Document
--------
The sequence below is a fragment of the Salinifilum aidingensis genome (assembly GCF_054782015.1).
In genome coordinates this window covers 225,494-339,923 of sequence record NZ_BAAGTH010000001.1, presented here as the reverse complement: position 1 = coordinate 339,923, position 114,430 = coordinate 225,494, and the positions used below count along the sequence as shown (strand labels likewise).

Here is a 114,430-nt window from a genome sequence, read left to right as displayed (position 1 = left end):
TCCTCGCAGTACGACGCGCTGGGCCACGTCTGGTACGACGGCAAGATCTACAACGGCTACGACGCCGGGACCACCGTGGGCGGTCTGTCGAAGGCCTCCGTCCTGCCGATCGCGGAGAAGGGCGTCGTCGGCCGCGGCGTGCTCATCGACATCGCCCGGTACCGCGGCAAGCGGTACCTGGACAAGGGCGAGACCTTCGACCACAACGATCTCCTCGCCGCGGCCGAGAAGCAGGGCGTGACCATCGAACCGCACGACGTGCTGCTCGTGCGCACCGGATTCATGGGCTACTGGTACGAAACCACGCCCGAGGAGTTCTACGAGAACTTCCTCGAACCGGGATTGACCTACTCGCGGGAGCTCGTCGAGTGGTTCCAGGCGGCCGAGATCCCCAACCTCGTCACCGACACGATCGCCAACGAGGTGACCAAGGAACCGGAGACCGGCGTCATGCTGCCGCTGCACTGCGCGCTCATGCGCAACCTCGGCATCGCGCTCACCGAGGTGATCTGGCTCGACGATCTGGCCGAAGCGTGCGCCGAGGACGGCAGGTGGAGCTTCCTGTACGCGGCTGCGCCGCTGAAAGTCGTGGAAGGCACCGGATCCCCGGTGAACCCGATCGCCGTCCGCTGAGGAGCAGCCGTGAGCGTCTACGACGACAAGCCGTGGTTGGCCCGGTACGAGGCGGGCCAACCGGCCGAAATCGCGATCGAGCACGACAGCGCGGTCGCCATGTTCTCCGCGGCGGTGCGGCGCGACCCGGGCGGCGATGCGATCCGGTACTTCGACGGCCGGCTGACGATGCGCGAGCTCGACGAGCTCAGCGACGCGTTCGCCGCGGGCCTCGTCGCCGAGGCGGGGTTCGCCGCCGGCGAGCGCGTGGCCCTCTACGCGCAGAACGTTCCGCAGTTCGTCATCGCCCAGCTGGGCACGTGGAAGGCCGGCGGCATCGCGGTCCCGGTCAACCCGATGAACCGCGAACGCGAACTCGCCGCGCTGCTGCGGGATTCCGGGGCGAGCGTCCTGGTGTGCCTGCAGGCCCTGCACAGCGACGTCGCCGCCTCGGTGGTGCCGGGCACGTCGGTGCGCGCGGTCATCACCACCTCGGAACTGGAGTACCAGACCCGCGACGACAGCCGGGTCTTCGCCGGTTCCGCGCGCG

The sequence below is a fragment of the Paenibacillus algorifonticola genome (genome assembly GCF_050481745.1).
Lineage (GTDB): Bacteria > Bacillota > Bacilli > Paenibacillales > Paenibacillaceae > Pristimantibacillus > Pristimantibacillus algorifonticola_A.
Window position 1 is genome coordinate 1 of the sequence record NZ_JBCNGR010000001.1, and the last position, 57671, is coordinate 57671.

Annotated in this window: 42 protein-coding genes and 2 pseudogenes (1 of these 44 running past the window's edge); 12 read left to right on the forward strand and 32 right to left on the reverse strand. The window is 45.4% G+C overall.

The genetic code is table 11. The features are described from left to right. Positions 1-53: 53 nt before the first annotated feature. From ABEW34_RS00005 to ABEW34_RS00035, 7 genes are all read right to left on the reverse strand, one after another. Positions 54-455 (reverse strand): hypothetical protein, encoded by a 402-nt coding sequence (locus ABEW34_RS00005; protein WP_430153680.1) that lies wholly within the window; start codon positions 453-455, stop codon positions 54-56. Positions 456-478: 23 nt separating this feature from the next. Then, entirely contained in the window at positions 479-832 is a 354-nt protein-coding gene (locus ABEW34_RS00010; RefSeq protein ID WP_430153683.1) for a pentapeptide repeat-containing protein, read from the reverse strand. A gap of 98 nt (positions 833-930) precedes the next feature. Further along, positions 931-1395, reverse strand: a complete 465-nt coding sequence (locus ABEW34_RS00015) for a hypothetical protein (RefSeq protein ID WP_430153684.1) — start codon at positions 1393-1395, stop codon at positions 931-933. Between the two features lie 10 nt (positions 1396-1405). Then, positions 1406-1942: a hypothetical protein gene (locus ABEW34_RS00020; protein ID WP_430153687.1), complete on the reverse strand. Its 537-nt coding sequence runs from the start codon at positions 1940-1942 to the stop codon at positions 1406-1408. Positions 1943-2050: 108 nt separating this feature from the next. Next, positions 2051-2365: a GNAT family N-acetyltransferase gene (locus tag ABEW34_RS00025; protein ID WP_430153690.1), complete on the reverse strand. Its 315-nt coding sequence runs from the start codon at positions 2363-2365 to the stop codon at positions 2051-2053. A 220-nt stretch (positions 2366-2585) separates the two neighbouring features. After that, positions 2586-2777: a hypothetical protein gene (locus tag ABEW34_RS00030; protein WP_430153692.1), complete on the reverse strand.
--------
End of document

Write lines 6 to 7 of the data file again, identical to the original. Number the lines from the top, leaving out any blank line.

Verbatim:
Lineage (GTDB): Bacteria > Bacillota > Bacilli > Paenibacillales > Paenibacillaceae > Pristimantibacillus > Pristimantibacillus algorifonticola_A.
Window position 1 is genome coordinate 1 of the sequence record NZ_JBCNGR010000001.1, and the last position, 57671, is coordinate 57671.